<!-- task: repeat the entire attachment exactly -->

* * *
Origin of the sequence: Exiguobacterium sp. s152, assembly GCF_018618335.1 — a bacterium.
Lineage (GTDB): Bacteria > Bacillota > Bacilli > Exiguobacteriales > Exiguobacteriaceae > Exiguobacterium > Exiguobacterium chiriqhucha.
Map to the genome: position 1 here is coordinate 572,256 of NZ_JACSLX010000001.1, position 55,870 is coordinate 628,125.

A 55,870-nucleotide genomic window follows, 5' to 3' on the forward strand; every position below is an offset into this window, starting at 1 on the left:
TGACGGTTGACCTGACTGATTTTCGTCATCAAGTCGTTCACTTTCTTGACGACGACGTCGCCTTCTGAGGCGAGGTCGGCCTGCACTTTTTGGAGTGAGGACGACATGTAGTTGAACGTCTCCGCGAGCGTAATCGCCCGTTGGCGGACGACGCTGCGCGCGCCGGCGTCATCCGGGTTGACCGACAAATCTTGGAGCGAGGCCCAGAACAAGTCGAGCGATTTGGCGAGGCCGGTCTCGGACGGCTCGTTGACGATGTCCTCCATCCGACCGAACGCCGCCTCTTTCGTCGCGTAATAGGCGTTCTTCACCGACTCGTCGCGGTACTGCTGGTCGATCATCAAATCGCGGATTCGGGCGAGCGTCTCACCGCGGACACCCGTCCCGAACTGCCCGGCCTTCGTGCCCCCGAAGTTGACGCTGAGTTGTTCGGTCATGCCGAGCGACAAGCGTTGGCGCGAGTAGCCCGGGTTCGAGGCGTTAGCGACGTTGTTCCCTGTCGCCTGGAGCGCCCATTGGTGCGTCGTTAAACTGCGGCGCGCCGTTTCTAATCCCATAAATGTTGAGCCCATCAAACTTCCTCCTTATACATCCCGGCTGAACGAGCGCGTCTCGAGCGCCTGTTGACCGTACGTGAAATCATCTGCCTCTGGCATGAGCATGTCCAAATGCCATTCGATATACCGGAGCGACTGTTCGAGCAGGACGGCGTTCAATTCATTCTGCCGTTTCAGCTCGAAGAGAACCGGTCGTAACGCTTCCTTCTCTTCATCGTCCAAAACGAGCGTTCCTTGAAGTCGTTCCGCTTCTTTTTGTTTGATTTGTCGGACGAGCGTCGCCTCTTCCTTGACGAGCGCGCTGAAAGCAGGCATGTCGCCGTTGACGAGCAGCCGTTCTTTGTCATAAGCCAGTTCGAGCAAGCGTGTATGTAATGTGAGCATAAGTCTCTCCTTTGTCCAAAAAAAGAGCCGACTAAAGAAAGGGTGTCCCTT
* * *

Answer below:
Origin of the sequence: Exiguobacterium sp. s152, assembly GCF_018618335.1 — a bacterium.
Lineage (GTDB): Bacteria > Bacillota > Bacilli > Exiguobacteriales > Exiguobacteriaceae > Exiguobacterium > Exiguobacterium chiriqhucha.
Map to the genome: position 1 here is coordinate 572,256 of NZ_JACSLX010000001.1, position 55,870 is coordinate 628,125.

A 55,870-nucleotide genomic window follows, 5' to 3' on the forward strand; every position below is an offset into this window, starting at 1 on the left:
TGACGGTTGACCTGACTGATTTTCGTCATCAAGTCGTTCACTTTCTTGACGACGACGTCGCCTTCTGAGGCGAGGTCGGCCTGCACTTTTTGGAGTGAGGACGACATGTAGTTGAACGTCTCCGCGAGCGTAATCGCCCGTTGGCGGACGACGCTGCGCGCGCCGGCGTCATCCGGGTTGACCGACAAATCTTGGAGCGAGGCCCAGAACAAGTCGAGCGATTTGGCGAGGCCGGTCTCGGACGGCTCGTTGACGATGTCCTCCATCCGACCGAACGCCGCCTCTTTCGTCGCGTAATAGGCGTTCTTCACCGACTCGTCGCGGTACTGCTGGTCGATCATCAAATCGCGGATTCGGGCGAGCGTCTCACCGCGGACACCCGTCCCGAACTGCCCGGCCTTCGTGCCCCCGAAGTTGACGCTGAGTTGTTCGGTCATGCCGAGCGACAAGCGTTGGCGCGAGTAGCCCGGGTTCGAGGCGTTAGCGACGTTGTTCCCTGTCGCCTGGAGCGCCCATTGGTGCGTCGTTAAACTGCGGCGCGCCGTTTCTAATCCCATAAATGTTGAGCCCATCAAACTTCCTCCTTATACATCCCGGCTGAACGAGCGCGTCTCGAGCGCCTGTTGACCGTACGTGAAATCATCTGCCTCTGGCATGAGCATGTCCAAATGCCATTCGATATACCGGAGCGACTGTTCGAGCAGGACGGCGTTCAATTCATTCTGCCGTTTCAGCTCGAAGAGAACCGGTCGTAACGCTTCCTTCTCTTCATCGTCCAAAACGAGCGTTCCTTGAAGTCGTTCCGCTTCTTTTTGTTTGATTTGTCGGACGAGCGTCGCCTCTTCCTTGACGAGCGCGCTGAAAGCAGGCATGTCGCCGTTGACGAGCAGCCGTTCTTTGTCATAAGCCAGTTCGAGCAAGCGTGTATGTAATGTGAGCATAAGTCTCTCCTTTGTCCAAAAAAAGAGCCGACTAAAGAAAGGGTGTCCCTT